Excuse me while I digress from all things moving related for a moment.
Recently I have seen comments from parents of new/older adoptees asking about Children’s Day in China. I have also seen some lamenting it. My purpose isn’t to judge or criticize or shame but to encourage adoptive parents to reconsider the holiday by providing some insight into how the Chinese celebrate Children’s Day, and perhaps even uncover some aspects of this holiday that can strengthen family relationships rather than cause distress and conflict.
As adoptive parents we are often reminded that incorporating our child’s culture into our family life is an important aspect of international adoption. To this end many, myself included, spend considerable time, effort, and expense on celebrating Chinese New Year and Moon Festival, two major Chinese holidays. What I have come to understand (realizing that practices vary considerably around the country and from orphanage to orphanage) is that the two biggest holidays for children in orphanages are Chinese New Year and Children’s Day. In fact, few children, unless they are in foster homes, will have much knowledge or experience with Moon Festival – it is a fairly minor event on the calendar. Celebrations of Chinese New Year may be elaborate with performances, red envelopes and special foods, or fairly simple non-events with visitors bringing extra bags of candy, oranges and peanuts. Many children will have fairly minimal understanding of what the holiday is about, and the actual New Year’s Day is often a very quiet one because much of the staff is gone to see their own families.
While Children’s Day in the US, which was once primarily celebrated by churches on the first Sunday in June, seems to have all but disappeared, in China it is going strong. Children’s Day is a school holiday, though many schools, from pre-school through middle school, arrange “field day” type events where students and parents compete together on teams and individually. Preparations are elaborate and begin weeks in advance. City parks are filled with performances, carnival rides and other events for families to enjoy together. A significant indicator of the national importance of this holiday is that government workers receive half day off, and many private employers also allow parents to take some time off to enjoy with their child. It would not be an overstatement to say that Children’s Day is one of the top three holidays in China, and probably second only to New Year. Like most Chinese holidays, it is a very family-centric affair.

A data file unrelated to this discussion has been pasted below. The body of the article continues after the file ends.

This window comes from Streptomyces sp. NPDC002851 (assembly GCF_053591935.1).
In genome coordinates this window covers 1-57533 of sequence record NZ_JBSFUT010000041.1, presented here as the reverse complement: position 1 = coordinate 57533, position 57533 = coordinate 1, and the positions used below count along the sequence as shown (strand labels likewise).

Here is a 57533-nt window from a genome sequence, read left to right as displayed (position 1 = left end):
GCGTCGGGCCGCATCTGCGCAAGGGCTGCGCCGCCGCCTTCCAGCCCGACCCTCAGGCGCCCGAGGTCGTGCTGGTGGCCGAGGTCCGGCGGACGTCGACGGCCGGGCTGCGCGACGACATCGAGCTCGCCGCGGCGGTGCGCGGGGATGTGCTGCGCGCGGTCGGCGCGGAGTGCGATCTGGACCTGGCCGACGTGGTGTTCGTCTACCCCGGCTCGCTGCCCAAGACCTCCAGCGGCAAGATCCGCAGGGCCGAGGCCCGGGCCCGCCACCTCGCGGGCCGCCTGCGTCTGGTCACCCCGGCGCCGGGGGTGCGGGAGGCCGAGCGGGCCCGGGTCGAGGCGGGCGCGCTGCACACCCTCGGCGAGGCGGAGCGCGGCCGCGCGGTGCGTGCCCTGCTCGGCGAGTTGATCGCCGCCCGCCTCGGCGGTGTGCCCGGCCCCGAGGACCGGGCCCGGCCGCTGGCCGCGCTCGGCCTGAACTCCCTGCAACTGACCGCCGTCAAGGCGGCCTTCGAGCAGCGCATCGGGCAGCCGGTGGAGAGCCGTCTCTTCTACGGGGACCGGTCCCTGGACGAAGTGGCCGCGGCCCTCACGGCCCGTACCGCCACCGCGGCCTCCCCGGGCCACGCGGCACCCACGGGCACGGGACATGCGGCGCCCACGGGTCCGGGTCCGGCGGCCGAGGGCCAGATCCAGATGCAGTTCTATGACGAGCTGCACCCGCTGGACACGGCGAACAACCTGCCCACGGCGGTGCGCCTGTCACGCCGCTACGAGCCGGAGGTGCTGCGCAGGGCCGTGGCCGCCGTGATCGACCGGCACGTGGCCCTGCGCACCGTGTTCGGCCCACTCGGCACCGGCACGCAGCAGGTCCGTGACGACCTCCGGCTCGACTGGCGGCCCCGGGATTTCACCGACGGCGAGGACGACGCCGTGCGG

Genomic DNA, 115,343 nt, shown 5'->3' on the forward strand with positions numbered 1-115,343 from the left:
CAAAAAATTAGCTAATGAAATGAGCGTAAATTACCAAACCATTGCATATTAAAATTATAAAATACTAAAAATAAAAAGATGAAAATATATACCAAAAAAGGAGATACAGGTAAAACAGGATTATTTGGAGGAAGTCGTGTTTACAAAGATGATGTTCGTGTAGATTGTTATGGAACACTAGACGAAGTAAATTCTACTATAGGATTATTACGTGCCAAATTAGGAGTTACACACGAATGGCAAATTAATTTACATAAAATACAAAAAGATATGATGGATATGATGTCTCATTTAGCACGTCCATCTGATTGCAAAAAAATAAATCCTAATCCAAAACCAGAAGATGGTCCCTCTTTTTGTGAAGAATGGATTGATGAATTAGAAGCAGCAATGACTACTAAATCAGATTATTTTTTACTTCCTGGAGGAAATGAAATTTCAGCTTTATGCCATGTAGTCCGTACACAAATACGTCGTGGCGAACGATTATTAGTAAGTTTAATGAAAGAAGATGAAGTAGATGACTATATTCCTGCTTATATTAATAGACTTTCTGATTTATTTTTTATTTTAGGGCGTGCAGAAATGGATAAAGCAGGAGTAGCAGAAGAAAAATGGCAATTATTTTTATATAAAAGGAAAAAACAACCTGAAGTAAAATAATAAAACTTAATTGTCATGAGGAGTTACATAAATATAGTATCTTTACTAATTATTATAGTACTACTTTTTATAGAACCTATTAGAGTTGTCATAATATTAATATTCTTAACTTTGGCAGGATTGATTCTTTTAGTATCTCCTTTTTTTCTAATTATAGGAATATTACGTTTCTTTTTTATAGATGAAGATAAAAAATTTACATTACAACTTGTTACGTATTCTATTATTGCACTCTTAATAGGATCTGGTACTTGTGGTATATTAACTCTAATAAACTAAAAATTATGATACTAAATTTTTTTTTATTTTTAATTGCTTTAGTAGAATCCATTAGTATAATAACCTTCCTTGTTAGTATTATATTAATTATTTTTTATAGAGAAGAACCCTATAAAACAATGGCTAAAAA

So, if Children’s Day is a family celebration, why do so many children from orphanages seem to know about it? Significantly for our adopted children, particularly older ones, Children’s Day is a very inclusive holiday: every orphanage that I know makes a major event of Children’s Day. Within the orphanage there are often events, performances, special meals, and definitely lots of candy. Volunteers, community groups, businesses, schools and local government officials all may pay a visit to the orphanage to smile and pass out treats. Some children may have the opportunity to go for a special outing to a park or cultural center where there are community events and performances. It almost seems that for this one day of the year even the forgotten, “left behind” children are in the spotlight. When you think of it, it’s a pretty amazing thing and no wonder why -- in a life that was fairly bleak and monotonous -- Children’s Day stands out as a special and important memory of your child’s life in China.
As you might surmise by now, I think that there is value in continuing the Children’s Day tradition with our adopted children, and particularly with those who have positive memories of it. Here are three reasons why:
Happy Children's Day!
About This Blog
Part documentary, part family chronicle and part personal reflection as I try to sort through the ups and downs, the joys, heartaches and surprises of our life and work as we follow the path that God has set for us here in China!
Kristen to continue to adjust to college life and find good friends.
Donna to have wisdom in planning and implementing new programs for the youth and for financial provision to cover our expenses.